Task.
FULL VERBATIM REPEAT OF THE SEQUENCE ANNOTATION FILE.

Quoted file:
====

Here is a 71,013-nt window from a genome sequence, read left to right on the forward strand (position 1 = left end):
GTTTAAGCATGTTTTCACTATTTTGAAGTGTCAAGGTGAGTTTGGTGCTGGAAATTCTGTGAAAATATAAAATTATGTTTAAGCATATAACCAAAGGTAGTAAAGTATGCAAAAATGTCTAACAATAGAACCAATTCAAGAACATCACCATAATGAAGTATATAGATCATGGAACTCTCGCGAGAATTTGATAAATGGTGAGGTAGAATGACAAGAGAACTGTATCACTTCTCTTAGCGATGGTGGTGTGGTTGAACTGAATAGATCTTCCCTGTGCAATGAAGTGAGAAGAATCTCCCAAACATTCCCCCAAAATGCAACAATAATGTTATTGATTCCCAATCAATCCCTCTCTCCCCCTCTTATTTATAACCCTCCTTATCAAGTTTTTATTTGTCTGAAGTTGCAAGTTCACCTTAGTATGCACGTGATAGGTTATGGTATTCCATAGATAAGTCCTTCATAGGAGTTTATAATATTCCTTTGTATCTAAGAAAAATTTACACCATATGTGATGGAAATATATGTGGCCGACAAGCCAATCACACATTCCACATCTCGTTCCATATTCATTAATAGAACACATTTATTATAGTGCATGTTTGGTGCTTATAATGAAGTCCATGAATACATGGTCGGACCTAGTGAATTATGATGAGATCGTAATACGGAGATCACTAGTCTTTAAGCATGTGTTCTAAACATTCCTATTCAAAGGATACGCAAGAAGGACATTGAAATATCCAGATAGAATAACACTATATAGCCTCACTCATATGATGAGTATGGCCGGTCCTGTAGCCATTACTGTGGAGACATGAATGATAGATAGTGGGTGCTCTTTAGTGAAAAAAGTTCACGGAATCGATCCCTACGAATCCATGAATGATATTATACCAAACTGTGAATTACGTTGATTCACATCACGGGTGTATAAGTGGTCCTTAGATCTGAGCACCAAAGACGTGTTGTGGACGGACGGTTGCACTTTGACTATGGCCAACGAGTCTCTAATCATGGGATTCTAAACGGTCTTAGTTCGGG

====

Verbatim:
Here is a 71,013-nt window from a genome sequence, read left to right on the forward strand (position 1 = left end):
GTTTAAGCATGTTTTCACTATTTTGAAGTGTCAAGGTGAGTTTGGTGCTGGAAATTCTGTGAAAATATAAAATTATGTTTAAGCATATAACCAAAGGTAGTAAAGTATGCAAAAATGTCTAACAATAGAACCAATTCAAGAACATCACCATAATGAAGTATATAGATCATGGAACTCTCGCGAGAATTTGATAAATGGTGAGGTAGAATGACAAGAGAACTGTATCACTTCTCTTAGCGATGGTGGTGTGGTTGAACTGAATAGATCTTCCCTGTGCAATGAAGTGAGAAGAATCTCCCAAACATTCCCCCAAAATGCAACAATAATGTTATTGATTCCCAATCAATCCCTCTCTCCCCCTCTTATTTATAACCCTCCTTATCAAGTTTTTATTTGTCTGAAGTTGCAAGTTCACCTTAGTATGCACGTGATAGGTTATGGTATTCCATAGATAAGTCCTTCATAGGAGTTTATAATATTCCTTTGTATCTAAGAAAAATTTACACCATATGTGATGGAAATATATGTGGCCGACAAGCCAATCACACATTCCACATCTCGTTCCATATTCATTAATAGAACACATTTATTATAGTGCATGTTTGGTGCTTATAATGAAGTCCATGAATACATGGTCGGACCTAGTGAATTATGATGAGATCGTAATACGGAGATCACTAGTCTTTAAGCATGTGTTCTAAACATTCCTATTCAAAGGATACGCAAGAAGGACATTGAAATATCCAGATAGAATAACACTATATAGCCTCACTCATATGATGAGTATGGCCGGTCCTGTAGCCATTACTGTGGAGACATGAATGATAGATAGTGGGTGCTCTTTAGTGAAAAAAGTTCACGGAATCGATCCCTACGAATCCATGAATGATATTATACCAAACTGTGAATTACGTTGATTCACATCACGGGTGTATAAGTGGTCCTTAGATCTGAGCACCAAAGACGTGTTGTGGACGGACGGTTGCACTTTGACTATGGCCAACGAGTCTCTAATCATGGGATTCTAAACGGTCTTAGTTCGGG